Clinical research has identified strengths and weaknesses in treating mental illness with medication so the field is ripe for alternatives. A focus on art therapy programs such as ‘Arts on Prescription’ are developing a growing recognition of potential benefits for mental health. And 'Arts for the Blues – A New Creative Psychological Therapy for Depression', recently shared results from a pilot study, reporting positive results of art therapy. Based on this research, I invited experts to provide insight into how art therapy benefits people struggling with mental health concerns.
Christine Scott-Hudson, MA MFT ATR, Owner of Create Your Life Studio sees many benefits of art therapy, especially for clients who have experienced trauma. "Many clients find that the art process helps them access memory in a way that feels less immediate and safer. The artwork provides a layer of healthy ego defense from the traumatic memory," says Scott-Hudson.
She talks about how traumatic memories are stored in the area of the brain responsible for keeping us safe. "Embedded in these traumatic memories are the visceral components; the five sense memories (sight, smell, sound, taste, touch), and the emotional, symbolic, and other sensory experiences that were felt at the time of the traumatic event.”
This is where art therapy can assist clients in processing these memories. "Art therapy helps to access these visceral, five sense components of memory in ways that can be deeper than language, that can even go beyond language. Trauma can happen pre-verbally, or in silence, or even when words failed to express what was happening," says Scott-Hudson.
It does more than address our emotional state and memories, it aids our mind-body connection. “Art therapy helps the body-mind soothe and regulate, from the bottom of the brain to the limbic system, the emotional brain, and eventually bringing the frontal lobes of logic and reasoning online. Our bodies and minds are designed to shut off anything extraneous during a crisis, to keep us safe. The artwork of art therapy meets the client where they are, even if they are in a dysregulated state. From there, we can better create the safety required to even begin the process of trauma healing," adds Scott-Hudson. Only when this is balance is restored can therapists do deep work with their clients.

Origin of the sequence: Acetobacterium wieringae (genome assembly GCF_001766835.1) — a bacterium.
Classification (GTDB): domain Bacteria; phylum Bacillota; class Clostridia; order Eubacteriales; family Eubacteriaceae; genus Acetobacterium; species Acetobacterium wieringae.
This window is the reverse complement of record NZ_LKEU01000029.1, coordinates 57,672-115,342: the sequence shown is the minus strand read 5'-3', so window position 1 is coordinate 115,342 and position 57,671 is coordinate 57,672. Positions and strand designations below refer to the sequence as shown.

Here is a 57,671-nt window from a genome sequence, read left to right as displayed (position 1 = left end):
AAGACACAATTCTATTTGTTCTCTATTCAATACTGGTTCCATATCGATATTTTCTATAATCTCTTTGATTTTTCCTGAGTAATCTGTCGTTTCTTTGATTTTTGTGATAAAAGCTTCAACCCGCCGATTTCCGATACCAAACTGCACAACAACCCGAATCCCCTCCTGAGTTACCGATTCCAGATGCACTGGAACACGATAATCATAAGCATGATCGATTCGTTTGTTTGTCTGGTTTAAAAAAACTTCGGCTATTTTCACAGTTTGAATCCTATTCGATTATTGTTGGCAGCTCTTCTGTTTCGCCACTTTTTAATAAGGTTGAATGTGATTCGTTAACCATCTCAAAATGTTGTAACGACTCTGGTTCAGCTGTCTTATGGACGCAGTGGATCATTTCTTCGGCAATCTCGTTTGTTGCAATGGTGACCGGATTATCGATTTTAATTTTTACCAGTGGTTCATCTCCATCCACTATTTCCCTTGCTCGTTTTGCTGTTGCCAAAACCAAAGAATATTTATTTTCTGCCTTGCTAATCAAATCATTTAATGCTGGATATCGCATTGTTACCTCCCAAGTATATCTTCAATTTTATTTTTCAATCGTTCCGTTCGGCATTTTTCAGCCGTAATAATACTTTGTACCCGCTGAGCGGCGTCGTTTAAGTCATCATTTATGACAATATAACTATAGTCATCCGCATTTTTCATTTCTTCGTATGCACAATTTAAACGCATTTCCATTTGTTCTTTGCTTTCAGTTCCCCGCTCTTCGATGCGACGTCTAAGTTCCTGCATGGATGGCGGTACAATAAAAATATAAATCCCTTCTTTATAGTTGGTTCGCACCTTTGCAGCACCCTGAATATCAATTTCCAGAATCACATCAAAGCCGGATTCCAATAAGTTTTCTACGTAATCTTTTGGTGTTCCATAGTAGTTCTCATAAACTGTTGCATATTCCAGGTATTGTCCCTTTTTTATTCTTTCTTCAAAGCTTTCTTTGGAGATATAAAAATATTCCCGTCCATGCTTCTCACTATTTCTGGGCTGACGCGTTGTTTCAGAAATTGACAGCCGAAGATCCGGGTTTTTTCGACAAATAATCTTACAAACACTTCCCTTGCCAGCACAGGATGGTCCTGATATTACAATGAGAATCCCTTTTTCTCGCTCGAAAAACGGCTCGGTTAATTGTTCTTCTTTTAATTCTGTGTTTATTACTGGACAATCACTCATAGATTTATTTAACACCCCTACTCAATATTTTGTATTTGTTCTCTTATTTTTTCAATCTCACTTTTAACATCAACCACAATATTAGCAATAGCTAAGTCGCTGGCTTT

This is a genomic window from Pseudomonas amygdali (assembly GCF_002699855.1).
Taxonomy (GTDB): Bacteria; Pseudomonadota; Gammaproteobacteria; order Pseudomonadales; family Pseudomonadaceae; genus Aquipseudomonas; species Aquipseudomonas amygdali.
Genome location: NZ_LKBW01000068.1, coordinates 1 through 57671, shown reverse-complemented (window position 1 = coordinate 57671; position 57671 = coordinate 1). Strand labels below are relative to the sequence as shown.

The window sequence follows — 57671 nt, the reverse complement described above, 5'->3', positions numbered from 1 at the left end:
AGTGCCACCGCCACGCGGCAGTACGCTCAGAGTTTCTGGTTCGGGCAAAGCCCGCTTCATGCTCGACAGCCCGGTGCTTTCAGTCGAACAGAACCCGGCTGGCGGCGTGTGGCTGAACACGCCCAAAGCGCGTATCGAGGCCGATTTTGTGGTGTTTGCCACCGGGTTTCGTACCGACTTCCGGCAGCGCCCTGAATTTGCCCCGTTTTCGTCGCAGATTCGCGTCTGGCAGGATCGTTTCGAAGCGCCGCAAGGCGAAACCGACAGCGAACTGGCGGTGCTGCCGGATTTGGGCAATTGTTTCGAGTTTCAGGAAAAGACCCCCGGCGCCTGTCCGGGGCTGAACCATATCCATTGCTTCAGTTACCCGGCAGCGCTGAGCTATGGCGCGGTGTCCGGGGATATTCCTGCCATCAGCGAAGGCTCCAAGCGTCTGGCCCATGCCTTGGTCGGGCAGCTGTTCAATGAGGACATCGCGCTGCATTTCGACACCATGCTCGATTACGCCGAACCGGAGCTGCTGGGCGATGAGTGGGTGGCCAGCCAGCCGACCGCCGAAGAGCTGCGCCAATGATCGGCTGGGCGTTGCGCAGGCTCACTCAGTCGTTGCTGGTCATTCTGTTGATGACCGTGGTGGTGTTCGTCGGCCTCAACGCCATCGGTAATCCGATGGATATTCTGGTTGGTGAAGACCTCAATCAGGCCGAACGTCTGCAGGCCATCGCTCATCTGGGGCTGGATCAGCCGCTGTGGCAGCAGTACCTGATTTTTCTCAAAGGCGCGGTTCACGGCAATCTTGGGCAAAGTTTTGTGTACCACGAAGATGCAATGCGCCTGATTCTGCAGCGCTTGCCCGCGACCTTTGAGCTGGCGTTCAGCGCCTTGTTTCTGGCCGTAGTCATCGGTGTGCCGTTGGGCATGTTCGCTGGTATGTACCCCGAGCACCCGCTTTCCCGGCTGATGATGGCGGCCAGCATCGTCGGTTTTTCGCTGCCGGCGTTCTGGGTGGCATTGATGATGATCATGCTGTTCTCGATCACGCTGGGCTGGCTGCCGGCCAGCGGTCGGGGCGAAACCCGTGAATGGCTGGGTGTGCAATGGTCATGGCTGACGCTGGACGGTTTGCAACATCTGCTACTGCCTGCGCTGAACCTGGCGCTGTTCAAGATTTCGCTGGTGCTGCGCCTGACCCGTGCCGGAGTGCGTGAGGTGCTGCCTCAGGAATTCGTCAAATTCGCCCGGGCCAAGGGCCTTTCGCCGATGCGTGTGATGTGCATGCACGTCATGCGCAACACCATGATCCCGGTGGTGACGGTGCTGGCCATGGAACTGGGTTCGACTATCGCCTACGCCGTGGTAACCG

Adina Mahalli MSW, a consultant for Maple Holistics specializing in trauma therapy, also sees the advantage of art therapy in trauma work. “For someone who has trouble opening up or putting their feelings into words, this type of therapy provides another outlet for expression. Art therapy also allows people to reveal their subconscious thoughts, enabling an awareness about things that might otherwise go unnoticed."
Jodi Rose Gonzales ATR, NCC, RYT200 is a credentialed art therapist who highlights additional benefits of art therapy beyond specifically addressing trauma. She points to research on how art therapy reduces the production of cortisol, a stress hormone and studies that demonstrate a shift in brain wave patterns can leave the participant feeling calmer and more at ease. She explains that “art making can calm the nervous system, and this is one reason why art therapy coloring books are so effective at reducing stress.”
But this does not mean people can self-treat through art therapy and encourages people to work only with a licensed provider. Gonzales notes “art therapy coloring books are not truly therapeutic. And art-making itself is not necessarily therapeutic and can have contraindicated results if 'therapeutic' art-making is not facilitated by a trained, credentialed art therapist. Certain materials can be triggering for individuals, especially those who have a diagnosis of PTSD or who have a history of trauma. Some materials can also trigger behavioral issues in certain populations; opening up feelings or behaviors that a participant is not able to manage. Credentialed art therapists have masters-level training that mirrors psychotherapy. Additionally, we are trained to use materials prescriptively.”
The answer to the question posed in the title is "Yes, art therapy does work" under the supervision of a trained provider. Creativity can put in words things that are not easily verbalized and balance the mind-body connection. Gonzales sums up by saying “This is an especially powerful resource for individuals who have issues too complex to express through words: they can create an object or image, and then describe what it represents. This makes talking about, or processing, an issue much easier to manage for many participants. Further, the artwork itself holds great importance as the participant experiences the subject of their artwork accepted by another person."